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Stocks Tumble With Bonds as Gold Slides in Global Rout

A trader works on the floor of the New York Stock Exchange (NYSE) as Ben S. Bernanke, chairman of the U.S. Federal Reserve, speaks on television, in New York, on June 19, 2013. Photographer:Jin Lee/Bloomberg
A trader works on the floor of the New York Stock Exchange (NYSE) as Ben S. Bernanke, chairman of the U.S. Federal Reserve, speaks on television, in New York, on June 19, 2013. Photographer:Jin Lee/Bloomberg

June 20 (Bloomberg) -- Stocks tumbled, with the benchmark index of global equities sinking the most in 19 months, and bonds fell around the world after the Federal Reserve said it may phase out stimulus and China’s cash crunch worsened. Gold led commodities lower as the dollar rallied for a second day.

The MSCI All-Country World Index lost 3.4 percent and the Standard & Poor’s 500 Index sank 2.5 percent at 4 p.m. in New York for the biggest drop since November 2011 for both. Ten-year Treasury note yields rose six basis points to 2.42 percent and touched 2.47 percent, the highest since August 2011, as rates surged from New Zealand to Germany. The S&P GSCI gauge of raw materials slid 3.1 percent, the most in a year and a half, as gold sank below $1,300 an ounce for the first time since 2010.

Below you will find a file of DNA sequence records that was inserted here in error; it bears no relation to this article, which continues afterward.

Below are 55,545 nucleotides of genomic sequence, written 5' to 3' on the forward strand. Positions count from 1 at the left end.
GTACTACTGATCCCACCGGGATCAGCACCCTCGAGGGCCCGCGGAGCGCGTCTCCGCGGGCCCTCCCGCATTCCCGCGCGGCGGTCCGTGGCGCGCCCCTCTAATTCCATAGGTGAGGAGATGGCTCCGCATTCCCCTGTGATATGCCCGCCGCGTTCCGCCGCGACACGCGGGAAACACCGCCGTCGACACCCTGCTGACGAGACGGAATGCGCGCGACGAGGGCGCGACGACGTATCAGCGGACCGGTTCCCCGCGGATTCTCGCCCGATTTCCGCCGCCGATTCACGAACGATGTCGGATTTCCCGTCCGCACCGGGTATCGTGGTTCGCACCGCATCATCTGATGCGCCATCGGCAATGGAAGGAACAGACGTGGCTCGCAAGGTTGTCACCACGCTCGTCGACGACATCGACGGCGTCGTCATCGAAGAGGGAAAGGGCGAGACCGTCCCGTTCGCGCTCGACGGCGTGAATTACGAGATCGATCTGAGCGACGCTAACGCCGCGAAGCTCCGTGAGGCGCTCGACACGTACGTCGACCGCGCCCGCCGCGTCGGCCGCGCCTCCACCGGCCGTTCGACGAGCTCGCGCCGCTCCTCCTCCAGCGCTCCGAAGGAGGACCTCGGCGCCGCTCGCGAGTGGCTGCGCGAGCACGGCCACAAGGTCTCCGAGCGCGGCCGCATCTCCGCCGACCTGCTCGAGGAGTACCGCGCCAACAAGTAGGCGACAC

Chairman Ben S. Bernanke said the Fed may start reducing bond purchases that have fueled gains in markets globally, and end the program in 2014 should risks to the U.S. economy continue to abate. The Fed will cut its $85 billion in monthly purchases by $20 billion at its September meeting, according to economists in a Bloomberg poll. Data from China indicated manufacturing shrank at a faster pace and the benchmark money-market rate climbed to a record.

“It’s a knee-jerk downward reaction because everyone is afraid that if you’re taking the punch bowl away that must be bad for markets,” Philip Orlando, the New York-based chief equity strategist at Federated Investors, which has about $380 billion in assets under management, said by telephone. “The market is choosing to ignore the good news embedded in the Fed’s comments. All it’s looking at is the reduction of the accommodation.”

Slump Extended

About 9.4 billion shares changed hands today in the U.S., the highest volume of the year, according to data compiled by Bloomberg.

The S&P 500 extended yesterday’s 1.4 percent drop and fell to its lowest level since May 1 as all 10 of its main industry groups retreated at least 2.2 percent. The benchmark index extended its decline from its last record on May 21 to 4.9 percent, trimming its 2013 advance to 11 percent and its rally from its bear-market low in 2009 to 135 percent. The Chicago Board Options Exchange Volatility Index, the benchmark gauge of U.S. options prices known as the VIX, surged 23 percent to 20.49 to exceed 20 for the first time this year.